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Bishops Tap Veteran of Islamophobic, Homophobic Legal Shop as Top Flack

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Written by Adele Stan for RH Reality Check. This diary is cross-posted; commenters wishing to engage directly with the author should do so at the original post.

Whosoever desires constant success must change his conduct with the times. -- Niccolo Machiavelli

At a gathering of Catholics in his archdiocese last year, Cardinal Timothy M. Dolan, the archbishop of New York, uttered a strategic point that would have done Machiavelli proud. The bishops, he said, are perhaps not the church's best messengers.

"In the public square, I hate to tell you, the days of fat, balding Irish bishops are over," he told his flock, according to the New York Times, at a diocesan convocation on public policy. Reporting for the Times, Tim Stelloh and Andy Newman wrote of an example he gave the crowd, an apparent reference to the hiring of Helen Alvaré by the National Conference of Catholic Bishops in 1990:

[Dolan] told a story about bishops hiring an "attractive, articulate, intelligent" laywoman to speak against abortion and said it was "the best thing we ever did..."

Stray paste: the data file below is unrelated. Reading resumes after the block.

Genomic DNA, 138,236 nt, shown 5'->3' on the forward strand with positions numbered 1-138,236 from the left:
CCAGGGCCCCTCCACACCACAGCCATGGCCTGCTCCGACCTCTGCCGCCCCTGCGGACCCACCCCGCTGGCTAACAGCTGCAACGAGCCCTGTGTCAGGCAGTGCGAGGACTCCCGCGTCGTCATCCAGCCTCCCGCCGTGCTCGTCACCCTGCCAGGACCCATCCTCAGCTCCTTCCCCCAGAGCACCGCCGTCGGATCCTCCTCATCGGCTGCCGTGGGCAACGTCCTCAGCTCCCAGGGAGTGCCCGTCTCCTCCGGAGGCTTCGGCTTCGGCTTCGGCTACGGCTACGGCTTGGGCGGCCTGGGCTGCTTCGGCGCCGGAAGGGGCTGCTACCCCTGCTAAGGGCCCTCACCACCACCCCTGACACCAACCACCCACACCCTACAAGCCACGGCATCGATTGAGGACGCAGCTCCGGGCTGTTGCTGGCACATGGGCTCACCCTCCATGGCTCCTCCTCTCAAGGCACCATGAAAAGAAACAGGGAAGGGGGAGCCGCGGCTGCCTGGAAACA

Dolan, as president of the United States Conference of Catholic Bishops (USCCB), decided this week to operationalize his assessment by hiring Kim Daniels, a former operative for Sarah Palin's political action committee, as his spokesperson -- a new position with a much broader mission than that covered by Alvaré in the 1990s.

An attorney and youthful mother of six who echoes the bishops' disdain for contraception and abortion, Daniels is a smart cookie with an appealing personality. In other words, an "attractive, articulate, intelligent" laywoman.

When the USCCB announced Daniels's appointment, the thing that grabbed reporters' attention was her work in 2010 as an operative for Sarah Palin's political action committee, SarahPAC -- a résumé entry conveniently omitted from the bishops' announcement about their new hire. If there was any doubt remaining of the bishops' total alignment with the most right-wing part of the Republican Party, that data point should lay it to rest. But the rest of Daniels' career is far more interesting -- and troubling.

 

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